Osama bin Laden may have been more famous, but arguably the most influential and successful terrorist of modern times was Imad Mughniyah. A poor Shiite boy from Lebanon, he exploded onto the scene in the early 1980s as a terrorist prodigy. Working for the organization that would become Hezbollah, and cooperating closely with Iran’s Quds Force, he was held responsible for the most significant terrorist attacks of the 1980s and 1990s including the bombing of the U.S. embassy in Beirut in 1983 (63 dead), the bombing of the U.S. Marine barracks in Beirut in 1983 (241 dead), the torture and murder of William Buckley, the CIA’s station chief in Beirut (1984), the hijacking of TWA flight 847 and the murder of a U.S. navy diver who was on board (1985), the suicide bombing of the Israeli embassy in Buenos Aires in 1992 (29 dead), the bombing of the Jewish community center in Buenos Aires in 1994 (85 dead), and the bombing of the U.S. Air Force Khobar Towers complex in Saudi Arabia in 1996 (19 dead).
Mughniyah pioneered suicide bombing, a malignant new trend in terrorism, which has since reached industrial size proportions in Iraq and Syria and Afghanistan and Pakistan. Not only was Mughniyah an innovator, he was a proselytizer–he reportedly taught Osama bin Laden and al-Qaeda as well as Shiite militias in Iraq which targeted American troops.
Mughniyah was as evil as any man can be, and therefore it was cause for celebration when his reign of terror was cut short in 2008: He was killed by a car bomb in Damascus. His end was fitting since the car bomb was his own weapon of choice, although the attack which killed him had a precision utterly lacking in his own blunderbuss assaults (no civilians were killed around Mughniyah).
It has long been speculated that Mossad was behind Mughniyah’s execution but now the Washington Post reports that the CIA was closely involved as well. It was the CIA which actually developed, tested, and installed the bomb, hidden in the spare wheel of a car, which killed Mughniyah. And a CIA team on the ground surveilled his movements.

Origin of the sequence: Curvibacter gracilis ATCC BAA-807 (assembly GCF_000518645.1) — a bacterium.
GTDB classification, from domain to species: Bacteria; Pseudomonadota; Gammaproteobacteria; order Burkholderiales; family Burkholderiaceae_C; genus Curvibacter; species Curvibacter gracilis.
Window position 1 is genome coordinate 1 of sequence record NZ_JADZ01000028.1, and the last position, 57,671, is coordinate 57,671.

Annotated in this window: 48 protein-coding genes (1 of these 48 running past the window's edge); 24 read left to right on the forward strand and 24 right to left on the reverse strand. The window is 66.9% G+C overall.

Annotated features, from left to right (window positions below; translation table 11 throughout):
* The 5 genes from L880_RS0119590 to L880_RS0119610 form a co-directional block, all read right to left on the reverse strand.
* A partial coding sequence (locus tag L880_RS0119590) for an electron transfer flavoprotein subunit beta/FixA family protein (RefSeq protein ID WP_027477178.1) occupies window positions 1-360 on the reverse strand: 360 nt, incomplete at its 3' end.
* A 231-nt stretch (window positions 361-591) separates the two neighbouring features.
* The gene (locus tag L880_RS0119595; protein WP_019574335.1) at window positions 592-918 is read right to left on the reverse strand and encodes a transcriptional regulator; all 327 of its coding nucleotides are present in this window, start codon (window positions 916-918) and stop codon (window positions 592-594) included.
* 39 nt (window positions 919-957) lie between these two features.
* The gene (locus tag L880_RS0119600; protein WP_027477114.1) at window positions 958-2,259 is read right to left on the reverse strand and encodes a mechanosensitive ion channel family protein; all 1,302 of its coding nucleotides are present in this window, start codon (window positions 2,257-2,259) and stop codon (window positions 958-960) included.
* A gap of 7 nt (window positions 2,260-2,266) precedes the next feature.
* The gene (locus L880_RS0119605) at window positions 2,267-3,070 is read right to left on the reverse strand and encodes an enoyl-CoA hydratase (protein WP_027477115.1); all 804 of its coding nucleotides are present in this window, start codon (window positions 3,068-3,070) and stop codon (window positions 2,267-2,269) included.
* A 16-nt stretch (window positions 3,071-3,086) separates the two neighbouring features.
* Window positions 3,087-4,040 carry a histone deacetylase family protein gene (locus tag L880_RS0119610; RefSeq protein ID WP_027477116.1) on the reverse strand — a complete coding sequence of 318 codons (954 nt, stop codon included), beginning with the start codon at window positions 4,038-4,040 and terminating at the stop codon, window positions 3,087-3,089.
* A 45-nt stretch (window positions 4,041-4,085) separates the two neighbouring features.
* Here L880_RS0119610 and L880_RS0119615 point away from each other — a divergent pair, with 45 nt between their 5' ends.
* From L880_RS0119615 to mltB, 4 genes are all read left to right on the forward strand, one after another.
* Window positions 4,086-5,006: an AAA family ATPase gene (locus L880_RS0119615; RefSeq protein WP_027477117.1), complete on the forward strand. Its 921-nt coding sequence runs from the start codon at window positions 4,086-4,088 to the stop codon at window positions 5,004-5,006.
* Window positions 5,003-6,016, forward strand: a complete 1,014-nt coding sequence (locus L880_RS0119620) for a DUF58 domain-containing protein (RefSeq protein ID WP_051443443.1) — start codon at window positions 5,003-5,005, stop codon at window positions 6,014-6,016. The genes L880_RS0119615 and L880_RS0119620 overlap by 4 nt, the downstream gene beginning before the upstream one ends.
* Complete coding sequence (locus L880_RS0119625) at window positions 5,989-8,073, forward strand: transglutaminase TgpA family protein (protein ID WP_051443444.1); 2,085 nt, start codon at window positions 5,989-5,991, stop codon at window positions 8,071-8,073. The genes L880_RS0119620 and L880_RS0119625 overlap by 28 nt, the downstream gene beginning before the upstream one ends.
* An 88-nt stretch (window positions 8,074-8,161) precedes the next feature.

The only shortcoming of the operation, according to the Post, was that the CIA-Mossad team could have killed not only Mughniyah but also Qassem Soleimani, the head of Iran’s Quds Force, who is another terrorist mastermind, while the two were walking together. But in an excess of legalism, the CIA declined to pull the trigger because there had been no presidential finding to kill Soleimani as there was for Mughniyah. So Soleimani has been free to plan and carry out numerous atrocities in Syria, among other countries.
Nevertheless the operation was a huge success. It delivered justice for Mughniyah’s victims and it dealt a setback to the Iranian terrorist network. That is an example of effective action that should be kept in mind today when, as Michael Doran argues in Mosaic, President Obama is carrying out a secret strategy to court Iran. Instead of trying to woo Iran, the U.S. should be trying to stop its power grab across the Middle East. It should be waging covert war on Iranian operatives just as they wage covert war on the U.S. and our allies. The Mughniyah operation is only one example of what such a counteroffensive should look like–the U.S. also had a great deal of success in Iraq in 2007-2008 in exposing and uprooting an Iranian network. It’s a shame that this containment policy has been abandoned in favor of what Doran describes as Obama’s misguided determination “to encourage and augment Iran’s potential as a successful regional power and as a friend and partner to the United States.”